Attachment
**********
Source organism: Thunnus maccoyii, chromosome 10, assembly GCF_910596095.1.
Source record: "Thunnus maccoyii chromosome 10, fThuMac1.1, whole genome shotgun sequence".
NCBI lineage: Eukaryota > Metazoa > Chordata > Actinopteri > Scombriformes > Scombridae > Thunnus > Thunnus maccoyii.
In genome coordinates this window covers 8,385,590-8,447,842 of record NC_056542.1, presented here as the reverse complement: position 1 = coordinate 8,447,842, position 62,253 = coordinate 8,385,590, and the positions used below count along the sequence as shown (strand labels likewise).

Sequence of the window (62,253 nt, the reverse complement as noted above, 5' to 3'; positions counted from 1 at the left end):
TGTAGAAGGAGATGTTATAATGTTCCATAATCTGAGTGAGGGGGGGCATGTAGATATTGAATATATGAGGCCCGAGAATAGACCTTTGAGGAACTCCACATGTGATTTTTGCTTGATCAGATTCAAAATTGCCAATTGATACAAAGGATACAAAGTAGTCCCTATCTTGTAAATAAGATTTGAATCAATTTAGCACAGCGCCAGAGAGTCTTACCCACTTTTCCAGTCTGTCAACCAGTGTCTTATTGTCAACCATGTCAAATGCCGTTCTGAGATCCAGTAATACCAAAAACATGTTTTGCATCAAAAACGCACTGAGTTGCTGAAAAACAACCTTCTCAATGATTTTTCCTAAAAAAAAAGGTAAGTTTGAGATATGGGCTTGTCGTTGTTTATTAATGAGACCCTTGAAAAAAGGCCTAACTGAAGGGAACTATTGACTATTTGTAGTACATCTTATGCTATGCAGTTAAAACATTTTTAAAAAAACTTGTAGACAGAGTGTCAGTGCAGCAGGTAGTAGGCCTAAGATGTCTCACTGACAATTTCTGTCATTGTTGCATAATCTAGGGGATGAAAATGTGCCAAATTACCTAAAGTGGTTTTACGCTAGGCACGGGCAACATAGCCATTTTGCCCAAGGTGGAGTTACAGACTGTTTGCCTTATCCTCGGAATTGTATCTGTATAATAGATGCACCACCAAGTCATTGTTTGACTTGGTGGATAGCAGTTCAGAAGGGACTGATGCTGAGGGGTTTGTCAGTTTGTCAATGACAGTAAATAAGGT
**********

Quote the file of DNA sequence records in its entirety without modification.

Source organism: Thunnus maccoyii, chromosome 10, assembly GCF_910596095.1.
Source record: "Thunnus maccoyii chromosome 10, fThuMac1.1, whole genome shotgun sequence".
NCBI lineage: Eukaryota > Metazoa > Chordata > Actinopteri > Scombriformes > Scombridae > Thunnus > Thunnus maccoyii.
In genome coordinates this window covers 8,385,590-8,447,842 of record NC_056542.1, presented here as the reverse complement: position 1 = coordinate 8,447,842, position 62,253 = coordinate 8,385,590, and the positions used below count along the sequence as shown (strand labels likewise).

Sequence of the window (62,253 nt, the reverse complement as noted above, 5' to 3'; positions counted from 1 at the left end):
TGTAGAAGGAGATGTTATAATGTTCCATAATCTGAGTGAGGGGGGGCATGTAGATATTGAATATATGAGGCCCGAGAATAGACCTTTGAGGAACTCCACATGTGATTTTTGCTTGATCAGATTCAAAATTGCCAATTGATACAAAGGATACAAAGTAGTCCCTATCTTGTAAATAAGATTTGAATCAATTTAGCACAGCGCCAGAGAGTCTTACCCACTTTTCCAGTCTGTCAACCAGTGTCTTATTGTCAACCATGTCAAATGCCGTTCTGAGATCCAGTAATACCAAAAACATGTTTTGCATCAAAAACGCACTGAGTTGCTGAAAAACAACCTTCTCAATGATTTTTCCTAAAAAAAAAGGTAAGTTTGAGATATGGGCTTGTCGTTGTTTATTAATGAGACCCTTGAAAAAAGGCCTAACTGAAGGGAACTATTGACTATTTGTAGTACATCTTATGCTATGCAGTTAAAACATTTTTAAAAAAACTTGTAGACAGAGTGTCAGTGCAGCAGGTAGTAGGCCTAAGATGTCTCACTGACAATTTCTGTCATTGTTGCATAATCTAGGGGATGAAAATGTGCCAAATTACCTAAAGTGGTTTTACGCTAGGCACGGGCAACATAGCCATTTTGCCCAAGGTGGAGTTACAGACTGTTTGCCTTATCCTCGGAATTGTATCTGTATAATAGATGCACCACCAAGTCATTGTTTGACTTGGTGGATAGCAGTTCAGAAGGGACTGATGCTGAGGGGTTTGTCAGTTTGTCAATGACAGTAAATAAGGT